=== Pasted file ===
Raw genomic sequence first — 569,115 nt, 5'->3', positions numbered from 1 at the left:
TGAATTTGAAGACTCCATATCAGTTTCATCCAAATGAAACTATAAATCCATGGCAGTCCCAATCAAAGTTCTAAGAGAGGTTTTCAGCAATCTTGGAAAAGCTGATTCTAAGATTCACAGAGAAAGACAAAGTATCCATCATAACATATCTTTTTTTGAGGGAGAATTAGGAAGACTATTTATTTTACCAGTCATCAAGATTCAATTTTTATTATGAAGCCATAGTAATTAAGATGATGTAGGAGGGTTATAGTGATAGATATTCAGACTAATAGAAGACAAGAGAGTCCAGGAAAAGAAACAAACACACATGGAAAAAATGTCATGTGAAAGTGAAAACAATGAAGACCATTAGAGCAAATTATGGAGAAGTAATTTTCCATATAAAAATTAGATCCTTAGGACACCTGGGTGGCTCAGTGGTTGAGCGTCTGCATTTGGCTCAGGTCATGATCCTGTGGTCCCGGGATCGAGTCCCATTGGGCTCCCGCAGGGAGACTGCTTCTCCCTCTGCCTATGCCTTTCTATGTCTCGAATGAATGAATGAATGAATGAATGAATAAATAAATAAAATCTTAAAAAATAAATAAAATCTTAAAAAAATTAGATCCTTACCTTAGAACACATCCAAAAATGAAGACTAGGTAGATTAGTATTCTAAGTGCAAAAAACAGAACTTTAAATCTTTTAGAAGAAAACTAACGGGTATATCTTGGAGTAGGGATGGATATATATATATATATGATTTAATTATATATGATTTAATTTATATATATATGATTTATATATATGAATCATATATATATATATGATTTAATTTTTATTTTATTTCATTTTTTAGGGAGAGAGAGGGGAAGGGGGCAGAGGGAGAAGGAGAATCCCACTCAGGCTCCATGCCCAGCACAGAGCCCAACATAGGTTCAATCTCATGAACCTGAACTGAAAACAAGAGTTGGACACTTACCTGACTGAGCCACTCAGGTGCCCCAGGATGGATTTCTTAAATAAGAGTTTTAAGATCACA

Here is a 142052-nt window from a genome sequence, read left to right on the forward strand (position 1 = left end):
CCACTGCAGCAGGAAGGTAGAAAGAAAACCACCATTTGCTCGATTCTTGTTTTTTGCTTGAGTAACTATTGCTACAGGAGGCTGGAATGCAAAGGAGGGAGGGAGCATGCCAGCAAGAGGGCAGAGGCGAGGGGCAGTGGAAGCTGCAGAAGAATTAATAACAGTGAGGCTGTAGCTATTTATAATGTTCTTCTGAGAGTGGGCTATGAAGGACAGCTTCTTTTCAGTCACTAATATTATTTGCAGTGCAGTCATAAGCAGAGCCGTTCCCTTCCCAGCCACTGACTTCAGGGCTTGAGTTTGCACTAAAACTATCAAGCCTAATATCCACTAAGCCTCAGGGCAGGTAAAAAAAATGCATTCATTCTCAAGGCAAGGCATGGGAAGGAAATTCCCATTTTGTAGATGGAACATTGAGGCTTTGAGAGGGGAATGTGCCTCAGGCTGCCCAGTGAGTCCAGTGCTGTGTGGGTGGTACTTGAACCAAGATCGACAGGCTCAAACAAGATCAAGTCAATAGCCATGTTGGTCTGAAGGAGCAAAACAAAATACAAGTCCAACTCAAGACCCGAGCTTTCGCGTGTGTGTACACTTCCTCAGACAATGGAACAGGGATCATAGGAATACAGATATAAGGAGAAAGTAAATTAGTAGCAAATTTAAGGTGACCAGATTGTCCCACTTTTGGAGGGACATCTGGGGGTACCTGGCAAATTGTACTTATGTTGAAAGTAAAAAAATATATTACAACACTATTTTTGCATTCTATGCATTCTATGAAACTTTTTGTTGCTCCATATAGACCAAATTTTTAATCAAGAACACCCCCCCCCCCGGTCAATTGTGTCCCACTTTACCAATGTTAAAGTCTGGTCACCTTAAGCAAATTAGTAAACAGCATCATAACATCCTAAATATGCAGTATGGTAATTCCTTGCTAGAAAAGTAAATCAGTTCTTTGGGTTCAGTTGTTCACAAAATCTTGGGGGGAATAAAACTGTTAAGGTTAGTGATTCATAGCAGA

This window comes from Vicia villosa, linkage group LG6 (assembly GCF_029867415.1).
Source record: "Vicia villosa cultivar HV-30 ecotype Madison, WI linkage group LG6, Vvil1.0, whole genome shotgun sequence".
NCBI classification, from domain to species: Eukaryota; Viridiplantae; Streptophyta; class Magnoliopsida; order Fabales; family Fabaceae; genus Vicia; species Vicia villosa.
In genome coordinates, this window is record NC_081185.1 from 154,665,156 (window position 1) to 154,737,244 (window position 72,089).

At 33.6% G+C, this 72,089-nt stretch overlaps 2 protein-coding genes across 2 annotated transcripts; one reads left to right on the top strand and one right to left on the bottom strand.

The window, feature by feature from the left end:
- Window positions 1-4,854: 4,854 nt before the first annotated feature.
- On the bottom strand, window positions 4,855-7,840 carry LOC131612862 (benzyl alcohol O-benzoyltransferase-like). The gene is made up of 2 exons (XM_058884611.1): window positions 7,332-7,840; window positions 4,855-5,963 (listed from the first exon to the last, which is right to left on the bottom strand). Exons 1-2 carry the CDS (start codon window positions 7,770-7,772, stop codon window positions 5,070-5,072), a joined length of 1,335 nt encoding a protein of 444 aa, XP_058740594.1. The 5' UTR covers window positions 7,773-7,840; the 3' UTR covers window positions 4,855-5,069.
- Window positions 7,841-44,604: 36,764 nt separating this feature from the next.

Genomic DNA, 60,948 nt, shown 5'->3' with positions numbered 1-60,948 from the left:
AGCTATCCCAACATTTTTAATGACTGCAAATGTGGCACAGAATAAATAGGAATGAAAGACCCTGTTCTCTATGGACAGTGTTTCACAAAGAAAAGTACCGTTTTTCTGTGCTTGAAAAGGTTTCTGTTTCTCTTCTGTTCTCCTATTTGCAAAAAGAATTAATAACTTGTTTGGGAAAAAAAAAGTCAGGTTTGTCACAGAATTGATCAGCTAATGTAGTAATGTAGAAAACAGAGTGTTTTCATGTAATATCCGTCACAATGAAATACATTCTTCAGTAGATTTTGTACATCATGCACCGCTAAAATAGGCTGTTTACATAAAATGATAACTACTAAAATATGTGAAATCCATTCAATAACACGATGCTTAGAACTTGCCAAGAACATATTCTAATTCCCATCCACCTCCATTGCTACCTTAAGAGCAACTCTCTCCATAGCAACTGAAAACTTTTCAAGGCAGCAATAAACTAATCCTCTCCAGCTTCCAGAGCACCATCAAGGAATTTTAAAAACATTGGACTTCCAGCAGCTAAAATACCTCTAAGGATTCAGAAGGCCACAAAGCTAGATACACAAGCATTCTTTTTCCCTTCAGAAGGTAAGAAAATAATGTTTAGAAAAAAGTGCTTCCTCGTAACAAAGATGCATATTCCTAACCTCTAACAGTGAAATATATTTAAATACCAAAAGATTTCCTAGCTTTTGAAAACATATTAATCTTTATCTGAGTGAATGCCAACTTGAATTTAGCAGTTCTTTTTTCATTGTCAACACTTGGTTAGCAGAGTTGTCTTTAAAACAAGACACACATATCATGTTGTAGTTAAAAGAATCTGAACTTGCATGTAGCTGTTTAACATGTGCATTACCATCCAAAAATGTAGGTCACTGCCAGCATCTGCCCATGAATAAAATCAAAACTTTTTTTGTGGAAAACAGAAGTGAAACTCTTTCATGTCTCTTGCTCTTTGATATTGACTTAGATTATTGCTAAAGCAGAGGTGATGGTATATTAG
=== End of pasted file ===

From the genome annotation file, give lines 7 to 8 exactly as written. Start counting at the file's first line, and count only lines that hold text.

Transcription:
NCBI classification, from domain to species: Eukaryota; Viridiplantae; Streptophyta; class Magnoliopsida; order Fabales; family Fabaceae; genus Vicia; species Vicia villosa.
In genome coordinates, this window is record NC_081185.1 from 154,665,156 (window position 1) to 154,737,244 (window position 72,089).